How To Reach Flow And Momentum - Working Focused While Traveling
In flow we get fully immersed in a task and consequently the chatter of our mind disappears. It seems that we don't need much effort either.
In this state our consciousness shifts from thinking about ourselves, our performance or how others might see us to the mere action itself.
We lose our sense of time, outside distractions can't reach us while our creativity, productivity and motivation are at their peak.
Table of Contents:
I. Flow In Surfing
I personally find this particularly true in surfing. Mostly I'm completely immersed in the action and I don't think of anything that's happening around me, especially when I'm riding a wave.
I'm just present in the current (moment) - pun intended.
Apart from surfing I experience flow mostly when I'm working on my computer.
So how do we get into flow?
II. How To Reach Flow
I think the most accurate metaphor to describe flow is the image of a river. I mean, a river is literally flowing. It is always in motion, never stopping, not even for a split second. It is not caring about anything, just moving towards the sea...
So, to put it short: Let's be like a river. If you succeed in that, there's no need to read further.
In any other case, here are some more practical tips on how to reach flow, especially while traveling:
1. Working on something that's perfectly challenging
What do I mean by that?
Well, if we want to reach flow it is essential to work on something that has the right degree of difficulty.
Is the task too easy, we might lose focus and get bored. Is it too hard, we lose motivation and might get anxious.
Therefore, it is crucial that our abilities match the challenges we are facing. The more they are in balance, the more likely it is to get into the zone or into the flow channel.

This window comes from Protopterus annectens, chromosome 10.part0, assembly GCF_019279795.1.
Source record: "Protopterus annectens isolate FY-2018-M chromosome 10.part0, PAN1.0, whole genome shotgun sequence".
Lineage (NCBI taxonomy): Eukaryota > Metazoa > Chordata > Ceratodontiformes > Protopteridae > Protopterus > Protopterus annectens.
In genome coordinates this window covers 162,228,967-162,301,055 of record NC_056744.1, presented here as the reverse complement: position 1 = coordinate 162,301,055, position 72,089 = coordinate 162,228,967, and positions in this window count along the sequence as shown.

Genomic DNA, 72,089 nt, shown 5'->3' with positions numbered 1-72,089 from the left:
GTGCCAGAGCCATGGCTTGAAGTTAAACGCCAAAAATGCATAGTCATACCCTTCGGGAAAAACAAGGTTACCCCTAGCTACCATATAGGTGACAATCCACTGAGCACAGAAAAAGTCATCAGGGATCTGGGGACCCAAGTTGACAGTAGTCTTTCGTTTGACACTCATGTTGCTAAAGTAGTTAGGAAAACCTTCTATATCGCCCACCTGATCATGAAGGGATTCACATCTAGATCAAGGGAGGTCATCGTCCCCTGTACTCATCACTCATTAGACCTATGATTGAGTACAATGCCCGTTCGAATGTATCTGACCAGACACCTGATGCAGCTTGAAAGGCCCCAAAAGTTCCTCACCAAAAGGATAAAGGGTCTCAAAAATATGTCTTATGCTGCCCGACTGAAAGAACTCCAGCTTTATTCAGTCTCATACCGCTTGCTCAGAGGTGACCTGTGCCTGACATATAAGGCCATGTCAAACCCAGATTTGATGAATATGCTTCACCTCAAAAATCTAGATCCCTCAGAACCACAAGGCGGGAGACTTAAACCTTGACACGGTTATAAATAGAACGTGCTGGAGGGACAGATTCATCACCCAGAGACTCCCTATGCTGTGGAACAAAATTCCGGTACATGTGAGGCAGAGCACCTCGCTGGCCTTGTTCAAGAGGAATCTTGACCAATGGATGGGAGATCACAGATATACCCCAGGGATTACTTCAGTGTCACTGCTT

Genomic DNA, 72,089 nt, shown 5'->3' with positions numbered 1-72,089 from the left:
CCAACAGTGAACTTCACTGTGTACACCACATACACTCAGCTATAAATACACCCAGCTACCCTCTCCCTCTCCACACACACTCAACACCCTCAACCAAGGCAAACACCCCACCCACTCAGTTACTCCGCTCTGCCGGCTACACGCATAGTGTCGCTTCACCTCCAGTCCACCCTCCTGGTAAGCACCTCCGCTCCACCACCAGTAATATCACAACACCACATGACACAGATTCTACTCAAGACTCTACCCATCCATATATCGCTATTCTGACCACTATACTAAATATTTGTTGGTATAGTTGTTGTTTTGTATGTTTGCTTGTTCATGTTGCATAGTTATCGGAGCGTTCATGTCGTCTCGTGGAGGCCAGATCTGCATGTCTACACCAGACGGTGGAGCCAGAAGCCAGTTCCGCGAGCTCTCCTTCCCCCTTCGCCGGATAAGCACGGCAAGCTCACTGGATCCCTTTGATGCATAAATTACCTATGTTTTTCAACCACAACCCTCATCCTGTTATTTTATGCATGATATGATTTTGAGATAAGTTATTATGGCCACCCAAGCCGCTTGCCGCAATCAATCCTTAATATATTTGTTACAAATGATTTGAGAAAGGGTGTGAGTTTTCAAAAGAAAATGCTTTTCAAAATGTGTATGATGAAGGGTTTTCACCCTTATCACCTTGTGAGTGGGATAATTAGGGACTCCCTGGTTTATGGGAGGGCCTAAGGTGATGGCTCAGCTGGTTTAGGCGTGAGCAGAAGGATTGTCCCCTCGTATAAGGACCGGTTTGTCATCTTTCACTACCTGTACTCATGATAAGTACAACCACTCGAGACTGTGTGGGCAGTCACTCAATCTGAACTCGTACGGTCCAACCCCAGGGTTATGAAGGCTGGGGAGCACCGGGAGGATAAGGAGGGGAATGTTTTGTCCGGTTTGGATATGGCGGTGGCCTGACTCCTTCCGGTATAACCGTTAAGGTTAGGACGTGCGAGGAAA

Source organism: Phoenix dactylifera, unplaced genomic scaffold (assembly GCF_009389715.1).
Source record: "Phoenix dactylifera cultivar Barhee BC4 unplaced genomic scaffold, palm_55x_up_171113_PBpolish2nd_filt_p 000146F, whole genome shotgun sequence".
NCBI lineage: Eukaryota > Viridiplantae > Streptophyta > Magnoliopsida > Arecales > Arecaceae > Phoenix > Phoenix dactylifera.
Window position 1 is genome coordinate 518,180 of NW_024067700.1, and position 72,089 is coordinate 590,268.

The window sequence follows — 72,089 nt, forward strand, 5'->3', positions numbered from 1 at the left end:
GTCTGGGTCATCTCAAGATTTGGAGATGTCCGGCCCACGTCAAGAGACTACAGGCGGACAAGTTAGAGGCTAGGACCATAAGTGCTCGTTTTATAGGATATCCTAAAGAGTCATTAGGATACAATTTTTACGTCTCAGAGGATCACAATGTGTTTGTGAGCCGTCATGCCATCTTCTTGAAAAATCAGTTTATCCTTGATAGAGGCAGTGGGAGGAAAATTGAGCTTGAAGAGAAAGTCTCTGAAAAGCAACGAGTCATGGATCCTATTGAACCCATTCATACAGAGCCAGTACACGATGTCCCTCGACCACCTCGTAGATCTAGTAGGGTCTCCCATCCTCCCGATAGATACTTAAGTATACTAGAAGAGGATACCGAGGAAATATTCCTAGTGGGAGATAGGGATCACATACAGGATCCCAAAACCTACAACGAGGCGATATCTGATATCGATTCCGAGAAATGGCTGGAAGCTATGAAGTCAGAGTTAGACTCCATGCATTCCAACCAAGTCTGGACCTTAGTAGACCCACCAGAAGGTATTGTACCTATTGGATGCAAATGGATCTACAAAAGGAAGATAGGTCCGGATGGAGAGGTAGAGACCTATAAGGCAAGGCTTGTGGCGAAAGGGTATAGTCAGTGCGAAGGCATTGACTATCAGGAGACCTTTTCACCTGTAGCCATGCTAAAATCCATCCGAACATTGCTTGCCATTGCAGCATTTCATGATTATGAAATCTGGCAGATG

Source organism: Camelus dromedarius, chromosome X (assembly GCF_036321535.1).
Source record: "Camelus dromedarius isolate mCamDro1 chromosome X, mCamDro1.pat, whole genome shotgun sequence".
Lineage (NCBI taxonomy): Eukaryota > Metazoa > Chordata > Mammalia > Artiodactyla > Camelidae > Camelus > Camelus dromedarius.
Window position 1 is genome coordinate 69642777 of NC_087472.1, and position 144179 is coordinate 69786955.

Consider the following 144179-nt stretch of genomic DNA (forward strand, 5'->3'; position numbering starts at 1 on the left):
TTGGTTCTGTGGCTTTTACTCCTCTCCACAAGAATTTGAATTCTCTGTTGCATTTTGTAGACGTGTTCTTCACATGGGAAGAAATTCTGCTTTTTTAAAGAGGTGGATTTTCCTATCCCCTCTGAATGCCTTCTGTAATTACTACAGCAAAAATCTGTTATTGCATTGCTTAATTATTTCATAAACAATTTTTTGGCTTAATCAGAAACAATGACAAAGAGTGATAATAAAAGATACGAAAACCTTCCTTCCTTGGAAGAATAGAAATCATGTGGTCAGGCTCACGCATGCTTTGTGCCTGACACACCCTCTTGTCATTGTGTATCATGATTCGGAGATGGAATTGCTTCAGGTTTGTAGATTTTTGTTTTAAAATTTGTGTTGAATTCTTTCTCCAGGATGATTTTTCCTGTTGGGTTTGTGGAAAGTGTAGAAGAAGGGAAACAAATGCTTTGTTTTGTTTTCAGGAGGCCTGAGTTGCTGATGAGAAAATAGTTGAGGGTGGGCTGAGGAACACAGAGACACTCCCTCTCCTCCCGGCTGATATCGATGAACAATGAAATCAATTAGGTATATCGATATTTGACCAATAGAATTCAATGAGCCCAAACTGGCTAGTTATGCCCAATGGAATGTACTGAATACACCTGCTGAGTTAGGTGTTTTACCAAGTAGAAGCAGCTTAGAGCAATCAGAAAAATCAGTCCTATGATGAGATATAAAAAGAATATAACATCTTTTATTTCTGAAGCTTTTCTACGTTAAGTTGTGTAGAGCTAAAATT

2. Eliminating External Distractions
This one might seem obvious, but minimizing outside distractions is extremely important to get into flow and stay there. This means, putting our phones away, disabling notifications and closing other tabs like e-mail or social media.
It's best to work in a quiet environment where we're not distracted. If our attention shifts, it takes some time to bring it fully back and immerse into the task we were working on. Especially while traveling this sometimes can be a bit challenging, so I always try to book a hostel with a quiet area. If there's none, I usually go to a café.
TIP: I often listen to music while working in a hostel. Putting on my headphones helps me not only to shut off outer distractions, it also heightens my focus.
However, it is important to listen to the right kind of music. I personally can concentrate better when I listen to classical music or techno/trance music. Music with vocals or a high variety of different songs can have the opposite effect and distract us even more from what we're working on.
3. Eliminating Internal Distractions
Equally important as eliminating external distractions is to minimize internal distractions. No matter what we are doing, sooner or later our thoughts will wander and we can't keep our focus anymore.
The best way to train our focus is by meditating. Sitting quietly with ourselves and trying to calm our minds, can do wonders! I've been meditating now for a few years almost every day and I can say that it helps me to remain calmer and I can maintain deep focus more easily.
Another thing that helps clearing my mind, is journaling. I do it every morning as part of my morning routine.
I write down five things I'm grateful for. After that I write down my goals for the day. This helps me a lot to get clear on what I want to do with these 24 hours I have.
Sometimes I write about other things, for example how a certain situation made me feel or whatever comes to my mind...
4. Setting A Clear Goal
What is it that you want to achieve? Setting a clear goal in our minds that we are working towards helps a lot in staying engaged in the task.